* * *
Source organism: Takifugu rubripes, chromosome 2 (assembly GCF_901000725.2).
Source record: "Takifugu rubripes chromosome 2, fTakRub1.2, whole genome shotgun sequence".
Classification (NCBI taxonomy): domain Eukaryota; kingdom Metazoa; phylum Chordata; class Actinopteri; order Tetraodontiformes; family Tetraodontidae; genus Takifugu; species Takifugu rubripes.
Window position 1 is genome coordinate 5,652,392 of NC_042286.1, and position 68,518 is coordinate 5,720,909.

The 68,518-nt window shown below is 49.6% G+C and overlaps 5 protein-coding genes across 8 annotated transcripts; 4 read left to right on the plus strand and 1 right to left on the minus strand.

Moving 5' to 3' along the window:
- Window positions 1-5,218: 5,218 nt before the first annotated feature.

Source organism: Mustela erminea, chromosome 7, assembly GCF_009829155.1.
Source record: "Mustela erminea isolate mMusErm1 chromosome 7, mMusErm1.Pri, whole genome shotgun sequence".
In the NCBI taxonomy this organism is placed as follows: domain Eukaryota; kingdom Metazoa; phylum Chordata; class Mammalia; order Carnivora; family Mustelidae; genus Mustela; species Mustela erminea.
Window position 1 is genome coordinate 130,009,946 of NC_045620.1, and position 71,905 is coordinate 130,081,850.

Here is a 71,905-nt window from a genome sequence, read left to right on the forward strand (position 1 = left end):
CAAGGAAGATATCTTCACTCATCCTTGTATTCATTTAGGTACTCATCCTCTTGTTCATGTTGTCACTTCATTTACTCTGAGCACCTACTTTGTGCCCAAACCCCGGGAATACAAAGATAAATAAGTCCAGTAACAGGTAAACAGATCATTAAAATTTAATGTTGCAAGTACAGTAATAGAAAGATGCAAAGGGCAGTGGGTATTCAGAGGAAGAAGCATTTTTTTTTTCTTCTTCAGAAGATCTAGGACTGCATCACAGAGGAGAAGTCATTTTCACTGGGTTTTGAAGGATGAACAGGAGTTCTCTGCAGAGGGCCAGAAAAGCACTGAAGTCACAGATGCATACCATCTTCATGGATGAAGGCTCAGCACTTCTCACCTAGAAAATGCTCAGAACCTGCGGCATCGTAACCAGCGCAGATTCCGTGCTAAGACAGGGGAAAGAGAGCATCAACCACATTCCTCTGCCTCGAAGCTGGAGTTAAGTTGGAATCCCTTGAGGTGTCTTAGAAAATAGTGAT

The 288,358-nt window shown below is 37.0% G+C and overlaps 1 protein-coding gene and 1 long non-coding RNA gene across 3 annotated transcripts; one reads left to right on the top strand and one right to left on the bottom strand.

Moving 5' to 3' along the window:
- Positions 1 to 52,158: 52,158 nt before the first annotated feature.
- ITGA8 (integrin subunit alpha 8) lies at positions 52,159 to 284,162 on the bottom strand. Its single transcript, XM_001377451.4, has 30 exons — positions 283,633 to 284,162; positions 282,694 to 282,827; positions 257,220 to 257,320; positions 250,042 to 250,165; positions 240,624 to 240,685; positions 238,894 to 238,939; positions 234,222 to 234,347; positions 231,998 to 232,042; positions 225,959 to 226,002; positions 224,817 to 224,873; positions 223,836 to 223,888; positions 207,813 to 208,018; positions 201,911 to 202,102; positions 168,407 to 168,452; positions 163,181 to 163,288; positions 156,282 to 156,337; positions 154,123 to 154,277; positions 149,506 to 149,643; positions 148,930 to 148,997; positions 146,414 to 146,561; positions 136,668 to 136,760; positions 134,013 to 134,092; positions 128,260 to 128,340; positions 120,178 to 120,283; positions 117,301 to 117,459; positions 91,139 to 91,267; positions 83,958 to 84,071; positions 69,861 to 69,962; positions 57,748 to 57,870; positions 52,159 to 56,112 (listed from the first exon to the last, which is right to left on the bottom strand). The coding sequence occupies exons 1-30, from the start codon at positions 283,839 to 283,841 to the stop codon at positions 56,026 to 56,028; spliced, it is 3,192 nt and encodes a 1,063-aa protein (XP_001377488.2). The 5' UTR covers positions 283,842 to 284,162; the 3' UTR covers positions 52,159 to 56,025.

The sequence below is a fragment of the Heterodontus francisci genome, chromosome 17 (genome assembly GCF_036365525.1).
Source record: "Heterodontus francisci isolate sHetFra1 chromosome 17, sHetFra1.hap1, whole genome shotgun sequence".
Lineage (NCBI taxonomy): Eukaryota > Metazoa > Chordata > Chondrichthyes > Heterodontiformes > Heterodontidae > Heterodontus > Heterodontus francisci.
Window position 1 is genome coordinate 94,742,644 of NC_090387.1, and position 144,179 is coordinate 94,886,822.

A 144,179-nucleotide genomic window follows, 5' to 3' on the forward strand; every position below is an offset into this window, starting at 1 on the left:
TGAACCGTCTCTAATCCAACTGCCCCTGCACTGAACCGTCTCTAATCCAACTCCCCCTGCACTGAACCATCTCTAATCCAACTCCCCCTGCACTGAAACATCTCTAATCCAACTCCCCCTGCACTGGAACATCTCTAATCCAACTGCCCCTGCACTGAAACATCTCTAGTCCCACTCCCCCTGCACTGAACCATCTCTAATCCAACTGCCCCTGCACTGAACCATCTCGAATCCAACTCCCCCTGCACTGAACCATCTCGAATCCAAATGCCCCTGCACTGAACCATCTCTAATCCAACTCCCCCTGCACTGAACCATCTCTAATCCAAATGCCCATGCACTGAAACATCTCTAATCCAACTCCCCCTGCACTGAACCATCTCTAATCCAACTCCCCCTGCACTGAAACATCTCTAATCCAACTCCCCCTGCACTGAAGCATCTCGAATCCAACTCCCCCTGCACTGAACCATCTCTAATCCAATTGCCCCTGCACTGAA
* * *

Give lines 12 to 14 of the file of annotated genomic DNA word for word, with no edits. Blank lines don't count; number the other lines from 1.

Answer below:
Here is a 71,905-nt window from a genome sequence, read left to right on the forward strand (position 1 = left end):
CAAGGAAGATATCTTCACTCATCCTTGTATTCATTTAGGTACTCATCCTCTTGTTCATGTTGTCACTTCATTTACTCTGAGCACCTACTTTGTGCCCAAACCCCGGGAATACAAAGATAAATAAGTCCAGTAACAGGTAAACAGATCATTAAAATTTAATGTTGCAAGTACAGTAATAGAAAGATGCAAAGGGCAGTGGGTATTCAGAGGAAGAAGCATTTTTTTTTTCTTCTTCAGAAGATCTAGGACTGCATCACAGAGGAGAAGTCATTTTCACTGGGTTTTGAAGGATGAACAGGAGTTCTCTGCAGAGGGCCAGAAAAGCACTGAAGTCACAGATGCATACCATCTTCATGGATGAAGGCTCAGCACTTCTCACCTAGAAAATGCTCAGAACCTGCGGCATCGTAACCAGCGCAGATTCCGTGCTAAGACAGGGGAAAGAGAGCATCAACCACATTCCTCTGCCTCGAAGCTGGAGTTAAGTTGGAATCCCTTGAGGTGTCTTAGAAAATAGTGAT

The 288,358-nt window shown below is 37.0% G+C and overlaps 1 protein-coding gene and 1 long non-coding RNA gene across 3 annotated transcripts; one reads left to right on the top strand and one right to left on the bottom strand.